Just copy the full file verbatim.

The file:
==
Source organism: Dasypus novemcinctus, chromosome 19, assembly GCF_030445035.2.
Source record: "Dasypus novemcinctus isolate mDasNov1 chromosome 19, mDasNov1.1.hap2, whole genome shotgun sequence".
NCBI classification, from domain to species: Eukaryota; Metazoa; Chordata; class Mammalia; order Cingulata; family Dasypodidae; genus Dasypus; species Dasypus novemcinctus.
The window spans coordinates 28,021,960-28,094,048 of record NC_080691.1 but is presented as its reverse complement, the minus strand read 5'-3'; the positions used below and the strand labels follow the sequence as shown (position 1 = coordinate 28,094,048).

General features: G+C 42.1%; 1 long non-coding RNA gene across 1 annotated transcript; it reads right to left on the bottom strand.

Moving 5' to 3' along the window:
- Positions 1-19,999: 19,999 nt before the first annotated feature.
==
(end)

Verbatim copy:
Source organism: Dasypus novemcinctus, chromosome 19, assembly GCF_030445035.2.
Source record: "Dasypus novemcinctus isolate mDasNov1 chromosome 19, mDasNov1.1.hap2, whole genome shotgun sequence".
NCBI classification, from domain to species: Eukaryota; Metazoa; Chordata; class Mammalia; order Cingulata; family Dasypodidae; genus Dasypus; species Dasypus novemcinctus.
The window spans coordinates 28,021,960-28,094,048 of record NC_080691.1 but is presented as its reverse complement, the minus strand read 5'-3'; the positions used below and the strand labels follow the sequence as shown (position 1 = coordinate 28,094,048).

General features: G+C 42.1%; 1 long non-coding RNA gene across 1 annotated transcript; it reads right to left on the bottom strand.

Moving 5' to 3' along the window:
- Positions 1-19,999: 19,999 nt before the first annotated feature.